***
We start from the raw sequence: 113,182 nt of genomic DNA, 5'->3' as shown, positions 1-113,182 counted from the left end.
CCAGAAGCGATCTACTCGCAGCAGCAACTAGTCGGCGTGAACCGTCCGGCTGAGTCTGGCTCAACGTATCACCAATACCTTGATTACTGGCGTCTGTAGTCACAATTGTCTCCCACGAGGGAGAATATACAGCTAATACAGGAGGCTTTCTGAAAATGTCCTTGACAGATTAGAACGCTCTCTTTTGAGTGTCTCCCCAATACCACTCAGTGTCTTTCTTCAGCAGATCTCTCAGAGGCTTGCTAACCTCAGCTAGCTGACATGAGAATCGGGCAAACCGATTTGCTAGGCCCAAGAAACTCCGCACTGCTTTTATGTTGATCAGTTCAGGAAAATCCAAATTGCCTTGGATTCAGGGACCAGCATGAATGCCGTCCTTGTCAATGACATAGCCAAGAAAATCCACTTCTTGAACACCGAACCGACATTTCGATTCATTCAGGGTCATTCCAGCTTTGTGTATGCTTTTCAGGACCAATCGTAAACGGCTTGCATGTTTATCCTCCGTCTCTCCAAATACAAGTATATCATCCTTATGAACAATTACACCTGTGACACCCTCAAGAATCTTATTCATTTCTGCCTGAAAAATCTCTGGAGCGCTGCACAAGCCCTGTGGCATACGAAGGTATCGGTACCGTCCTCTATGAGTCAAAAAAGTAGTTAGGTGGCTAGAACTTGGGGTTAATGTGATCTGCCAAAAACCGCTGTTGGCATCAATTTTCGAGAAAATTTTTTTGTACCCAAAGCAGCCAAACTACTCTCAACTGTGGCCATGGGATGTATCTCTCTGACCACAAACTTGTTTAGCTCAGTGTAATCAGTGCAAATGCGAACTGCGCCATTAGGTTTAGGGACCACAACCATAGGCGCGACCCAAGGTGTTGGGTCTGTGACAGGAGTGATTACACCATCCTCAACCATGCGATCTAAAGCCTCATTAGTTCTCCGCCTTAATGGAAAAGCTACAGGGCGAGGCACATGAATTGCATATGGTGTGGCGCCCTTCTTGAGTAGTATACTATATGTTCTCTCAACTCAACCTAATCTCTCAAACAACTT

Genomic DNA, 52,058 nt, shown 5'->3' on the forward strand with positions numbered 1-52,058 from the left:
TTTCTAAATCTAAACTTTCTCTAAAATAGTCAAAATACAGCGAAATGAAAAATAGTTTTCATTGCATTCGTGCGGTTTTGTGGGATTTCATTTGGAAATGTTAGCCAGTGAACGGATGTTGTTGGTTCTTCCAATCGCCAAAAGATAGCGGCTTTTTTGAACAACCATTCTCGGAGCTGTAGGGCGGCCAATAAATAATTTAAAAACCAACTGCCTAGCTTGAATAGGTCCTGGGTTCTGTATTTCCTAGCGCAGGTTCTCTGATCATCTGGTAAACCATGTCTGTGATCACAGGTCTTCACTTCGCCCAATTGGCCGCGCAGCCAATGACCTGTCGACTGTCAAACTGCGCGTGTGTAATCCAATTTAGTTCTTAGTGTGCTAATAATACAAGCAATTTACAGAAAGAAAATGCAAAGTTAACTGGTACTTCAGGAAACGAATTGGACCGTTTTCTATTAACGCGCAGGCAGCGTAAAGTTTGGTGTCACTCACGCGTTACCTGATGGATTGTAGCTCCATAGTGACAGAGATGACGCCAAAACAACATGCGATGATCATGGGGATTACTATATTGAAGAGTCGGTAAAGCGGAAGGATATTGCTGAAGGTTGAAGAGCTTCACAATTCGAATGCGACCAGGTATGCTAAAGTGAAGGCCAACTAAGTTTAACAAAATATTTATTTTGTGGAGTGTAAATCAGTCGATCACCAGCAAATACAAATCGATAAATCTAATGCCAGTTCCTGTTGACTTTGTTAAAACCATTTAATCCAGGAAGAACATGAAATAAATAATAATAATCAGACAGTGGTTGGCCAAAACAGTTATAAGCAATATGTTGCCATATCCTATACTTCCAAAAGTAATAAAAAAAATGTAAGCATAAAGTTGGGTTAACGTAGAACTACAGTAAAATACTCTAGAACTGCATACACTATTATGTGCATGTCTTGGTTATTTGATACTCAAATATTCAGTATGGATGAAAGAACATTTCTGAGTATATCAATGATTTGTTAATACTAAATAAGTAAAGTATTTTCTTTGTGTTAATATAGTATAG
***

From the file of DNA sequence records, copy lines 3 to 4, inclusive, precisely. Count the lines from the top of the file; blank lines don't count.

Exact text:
Genomic DNA, 52,058 nt, shown 5'->3' on the forward strand with positions numbered 1-52,058 from the left:
TTTCTAAATCTAAACTTTCTCTAAAATAGTCAAAATACAGCGAAATGAAAAATAGTTTTCATTGCATTCGTGCGGTTTTGTGGGATTTCATTTGGAAATGTTAGCCAGTGAACGGATGTTGTTGGTTCTTCCAATCGCCAAAAGATAGCGGCTTTTTTGAACAACCATTCTCGGAGCTGTAGGGCGGCCAATAAATAATTTAAAAACCAACTGCCTAGCTTGAATAGGTCCTGGGTTCTGTATTTCCTAGCGCAGGTTCTCTGATCATCTGGTAAACCATGTCTGTGATCACAGGTCTTCACTTCGCCCAATTGGCCGCGCAGCCAATGACCTGTCGACTGTCAAACTGCGCGTGTGTAATCCAATTTAGTTCTTAGTGTGCTAATAATACAAGCAATTTACAGAAAGAAAATGCAAAGTTAACTGGTACTTCAGGAAACGAATTGGACCGTTTTCTATTAACGCGCAGGCAGCGTAAAGTTTGGTGTCACTCACGCGTTACCTGATGGATTGTAGCTCCATAGTGACAGAGATGACGCCAAAACAACATGCGATGATCATGGGGATTACTATATTGAAGAGTCGGTAAAGCGGAAGGATATTGCTGAAGGTTGAAGAGCTTCACAATTCGAATGCGACCAGGTATGCTAAAGTGAAGGCCAACTAAGTTTAACAAAATATTTATTTTGTGGAGTGTAAATCAGTCGATCACCAGCAAATACAAATCGATAAATCTAATGCCAGTTCCTGTTGACTTTGTTAAAACCATTTAATCCAGGAAGAACATGAAATAAATAATAATAATCAGACAGTGGTTGGCCAAAACAGTTATAAGCAATATGTTGCCATATCCTATACTTCCAAAAGTAATAAAAAAAATGTAAGCATAAAGTTGGGTTAACGTAGAACTACAGTAAAATACTCTAGAACTGCATACACTATTATGTGCATGTCTTGGTTATTTGATACTCAAATATTCAGTATGGATGAAAGAACATTTCTGAGTATATCAATGATTTGTTAATACTAAATAAGTAAAGTATTTTCTTTGTGTTAATATAGTATAG